Oddball and the Penguins (G)
Foxes are killing baby penguins on their colony on Middle Island, which is off the coast of the south-western Australian town of Warrnambool. There used to be thousands of penguins there. Now they’re in danger of extinction, the predatory foxes making their way across the shallow channel from the mainland to wreak havoc.
If park ranger Emily Marsh (Sarah Snook) can’t keep up a quota of at least 10 penguins on the compound, the local tourist board is threatening to pull the plug on it and replace it with a whale-watching centre.
Emily took over the job of running the colony after her mother died. Her father, the cuddly Swampy (Shane Jacobson), still misses his wife dearly. He tries to keep jolly as a free-range chicken farmer. He dotes on Emily’s daughter Olivia (Coco Gillies), as he does on his fluffy white sheepdog, Oddball.
One day Swampy brings home an injured penguin from Middle Island. He notices that Oddball takes a shine to it. An idea forms in his mind: Can “Oddy” deal with the foxes and thereby save the penguin colony? It’s hard to tell. He’s very accident-prone, and his history in protecting Swampy’s chicks from the foxes is also pretty pathetic.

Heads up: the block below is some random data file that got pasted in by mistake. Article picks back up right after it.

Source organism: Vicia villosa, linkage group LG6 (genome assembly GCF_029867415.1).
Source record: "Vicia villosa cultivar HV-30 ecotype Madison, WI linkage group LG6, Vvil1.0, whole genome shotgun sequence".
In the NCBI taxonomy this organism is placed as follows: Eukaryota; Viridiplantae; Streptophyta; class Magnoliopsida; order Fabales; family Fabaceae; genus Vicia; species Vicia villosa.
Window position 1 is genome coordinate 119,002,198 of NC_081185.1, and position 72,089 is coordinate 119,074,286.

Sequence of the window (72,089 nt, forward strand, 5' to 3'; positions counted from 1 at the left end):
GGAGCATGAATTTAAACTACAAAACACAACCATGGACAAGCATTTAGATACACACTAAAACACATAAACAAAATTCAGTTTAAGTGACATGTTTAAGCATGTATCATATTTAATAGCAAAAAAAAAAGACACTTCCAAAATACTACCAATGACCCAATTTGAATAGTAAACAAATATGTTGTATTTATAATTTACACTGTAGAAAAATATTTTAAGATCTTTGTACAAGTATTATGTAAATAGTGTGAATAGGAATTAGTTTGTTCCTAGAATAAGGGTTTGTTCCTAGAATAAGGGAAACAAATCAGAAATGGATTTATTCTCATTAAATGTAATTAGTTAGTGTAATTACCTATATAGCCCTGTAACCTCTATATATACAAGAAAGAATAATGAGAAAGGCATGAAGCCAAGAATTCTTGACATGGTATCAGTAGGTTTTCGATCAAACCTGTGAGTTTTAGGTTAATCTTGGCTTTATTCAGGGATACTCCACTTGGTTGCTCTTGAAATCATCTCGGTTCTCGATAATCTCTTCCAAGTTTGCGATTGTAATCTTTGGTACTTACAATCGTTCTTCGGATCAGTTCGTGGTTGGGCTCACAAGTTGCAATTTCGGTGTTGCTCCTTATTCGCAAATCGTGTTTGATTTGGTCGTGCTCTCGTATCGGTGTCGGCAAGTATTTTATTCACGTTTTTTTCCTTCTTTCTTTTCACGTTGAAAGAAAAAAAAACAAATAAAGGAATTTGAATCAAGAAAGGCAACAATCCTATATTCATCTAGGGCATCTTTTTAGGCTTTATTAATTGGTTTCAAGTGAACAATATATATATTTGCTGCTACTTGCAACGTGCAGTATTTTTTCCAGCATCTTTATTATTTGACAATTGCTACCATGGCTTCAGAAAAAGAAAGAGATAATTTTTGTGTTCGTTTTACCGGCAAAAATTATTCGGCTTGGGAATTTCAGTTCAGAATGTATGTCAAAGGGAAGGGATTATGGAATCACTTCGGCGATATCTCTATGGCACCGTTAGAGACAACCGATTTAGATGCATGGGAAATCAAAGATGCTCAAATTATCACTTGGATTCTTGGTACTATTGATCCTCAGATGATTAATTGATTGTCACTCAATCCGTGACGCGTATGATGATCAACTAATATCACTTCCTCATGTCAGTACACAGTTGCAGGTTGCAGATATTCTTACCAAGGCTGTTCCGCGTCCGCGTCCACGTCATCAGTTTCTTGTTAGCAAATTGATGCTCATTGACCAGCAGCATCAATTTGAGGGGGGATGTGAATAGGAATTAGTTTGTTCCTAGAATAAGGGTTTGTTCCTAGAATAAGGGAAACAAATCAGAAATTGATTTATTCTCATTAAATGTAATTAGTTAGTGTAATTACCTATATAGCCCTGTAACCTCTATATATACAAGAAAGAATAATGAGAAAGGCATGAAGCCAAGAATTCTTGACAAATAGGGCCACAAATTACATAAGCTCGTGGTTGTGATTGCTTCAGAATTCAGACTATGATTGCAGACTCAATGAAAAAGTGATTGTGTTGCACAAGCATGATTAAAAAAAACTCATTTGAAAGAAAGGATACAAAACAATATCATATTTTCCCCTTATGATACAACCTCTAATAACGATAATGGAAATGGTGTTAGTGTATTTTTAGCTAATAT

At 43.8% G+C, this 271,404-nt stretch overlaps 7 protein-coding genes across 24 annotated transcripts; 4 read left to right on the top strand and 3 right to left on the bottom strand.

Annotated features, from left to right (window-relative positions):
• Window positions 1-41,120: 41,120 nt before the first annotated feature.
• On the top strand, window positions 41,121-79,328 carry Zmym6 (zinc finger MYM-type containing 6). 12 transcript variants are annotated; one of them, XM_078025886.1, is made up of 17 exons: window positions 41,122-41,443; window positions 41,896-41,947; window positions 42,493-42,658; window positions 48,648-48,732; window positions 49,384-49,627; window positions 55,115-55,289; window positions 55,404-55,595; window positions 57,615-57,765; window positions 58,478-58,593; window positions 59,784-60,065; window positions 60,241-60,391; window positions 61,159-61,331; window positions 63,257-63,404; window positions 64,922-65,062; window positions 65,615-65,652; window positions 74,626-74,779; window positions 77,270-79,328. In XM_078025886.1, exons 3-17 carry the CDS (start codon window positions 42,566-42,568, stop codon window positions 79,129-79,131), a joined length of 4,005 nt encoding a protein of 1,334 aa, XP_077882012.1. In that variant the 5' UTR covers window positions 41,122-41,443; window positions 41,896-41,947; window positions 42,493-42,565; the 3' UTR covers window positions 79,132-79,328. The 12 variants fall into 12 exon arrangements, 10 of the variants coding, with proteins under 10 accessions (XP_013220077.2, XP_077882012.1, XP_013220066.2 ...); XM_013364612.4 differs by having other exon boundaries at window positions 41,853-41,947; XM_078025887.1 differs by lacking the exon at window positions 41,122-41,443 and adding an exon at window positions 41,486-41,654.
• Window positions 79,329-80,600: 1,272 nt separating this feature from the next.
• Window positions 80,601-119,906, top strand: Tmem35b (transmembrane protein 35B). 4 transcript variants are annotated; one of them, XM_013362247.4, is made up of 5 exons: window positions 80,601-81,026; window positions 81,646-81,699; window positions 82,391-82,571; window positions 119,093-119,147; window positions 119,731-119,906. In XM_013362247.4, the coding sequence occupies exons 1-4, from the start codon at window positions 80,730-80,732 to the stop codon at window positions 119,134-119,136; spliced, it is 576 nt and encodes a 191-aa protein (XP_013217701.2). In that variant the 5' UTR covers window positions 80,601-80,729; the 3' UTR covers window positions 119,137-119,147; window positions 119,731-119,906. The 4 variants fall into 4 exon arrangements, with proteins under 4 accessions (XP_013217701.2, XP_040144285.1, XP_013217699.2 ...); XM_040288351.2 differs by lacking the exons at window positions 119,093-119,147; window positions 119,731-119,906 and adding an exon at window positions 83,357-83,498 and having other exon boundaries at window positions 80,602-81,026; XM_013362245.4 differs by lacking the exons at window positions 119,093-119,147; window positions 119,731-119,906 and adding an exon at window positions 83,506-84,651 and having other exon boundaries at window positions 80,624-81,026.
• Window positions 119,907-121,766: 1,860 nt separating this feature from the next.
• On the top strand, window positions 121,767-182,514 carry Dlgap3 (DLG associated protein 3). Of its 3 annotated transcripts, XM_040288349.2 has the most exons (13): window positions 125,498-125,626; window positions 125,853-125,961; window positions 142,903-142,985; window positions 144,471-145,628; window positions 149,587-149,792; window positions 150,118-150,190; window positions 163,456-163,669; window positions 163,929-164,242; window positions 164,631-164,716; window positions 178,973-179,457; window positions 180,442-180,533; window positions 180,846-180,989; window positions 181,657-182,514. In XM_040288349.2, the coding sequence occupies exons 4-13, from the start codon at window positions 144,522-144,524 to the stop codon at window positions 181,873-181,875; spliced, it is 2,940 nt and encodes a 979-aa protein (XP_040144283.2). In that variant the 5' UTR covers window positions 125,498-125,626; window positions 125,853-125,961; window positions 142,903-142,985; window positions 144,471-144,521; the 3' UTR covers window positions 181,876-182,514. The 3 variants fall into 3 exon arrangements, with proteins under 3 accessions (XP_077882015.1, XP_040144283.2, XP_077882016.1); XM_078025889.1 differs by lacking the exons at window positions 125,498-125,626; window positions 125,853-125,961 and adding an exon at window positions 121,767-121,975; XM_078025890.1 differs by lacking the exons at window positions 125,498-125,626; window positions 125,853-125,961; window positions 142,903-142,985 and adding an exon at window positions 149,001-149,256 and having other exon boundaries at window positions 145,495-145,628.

Swampy sees penguins as “chickens in tuxedos”. It’s clear some preliminary penguin-training is needed for the clumsy pooch, especially when Oddball is “grounded” by a local judge after practically wrecking the town of Warrnambool in a hilarious early scene.
Enter Olivia, a somewhat precocious pre-teen who’s also very keen on preserving the colony. She puts Oddy through his paces under the approving eye of Swampy.
Swampy is less keen on Emily’s American boyfriend, Bradley (Alan Tudyk), a thus-far unsuccessful tourism consultant. He succumbs to the suggestion of turning Middle Island into the whale-watching centre. When Swampy, Emily and Olivia find out about this they give him a piece of their collective mind.
Can Bradley be won round to some ecological compassion or will he go for “the main chance” with the money-hungry tourist-hunters? Will he marry Emily and move to New York with “Livvy”, thus taking her away from Swampy and Oddball? That’s the main conundrum in this pleasant “fairytale based on fact”, as it’s described in the opening credits.
It’s ideal family viewing and combines the ‘back to nature’ theme with some interesting drama in the latter stages as a saboteur tries to scupper Oddy’s efforts to sort the foxes out.
There’s also an eccentric dogcatcher (Frank Woodley) doing his utmost to impound him.
It’s all played out with humour and good taste, making it a user-friendly, inoffensive film, the kind of thing you could imagine yourself watching on a Sunday afternoon on RTÉ.
It kept me entertained but I have to say I was surprised when I heard it cleaned up at the box office in Australia last year, netting a staggering $10 million in all. Its secret is simplicity.
Very Good ***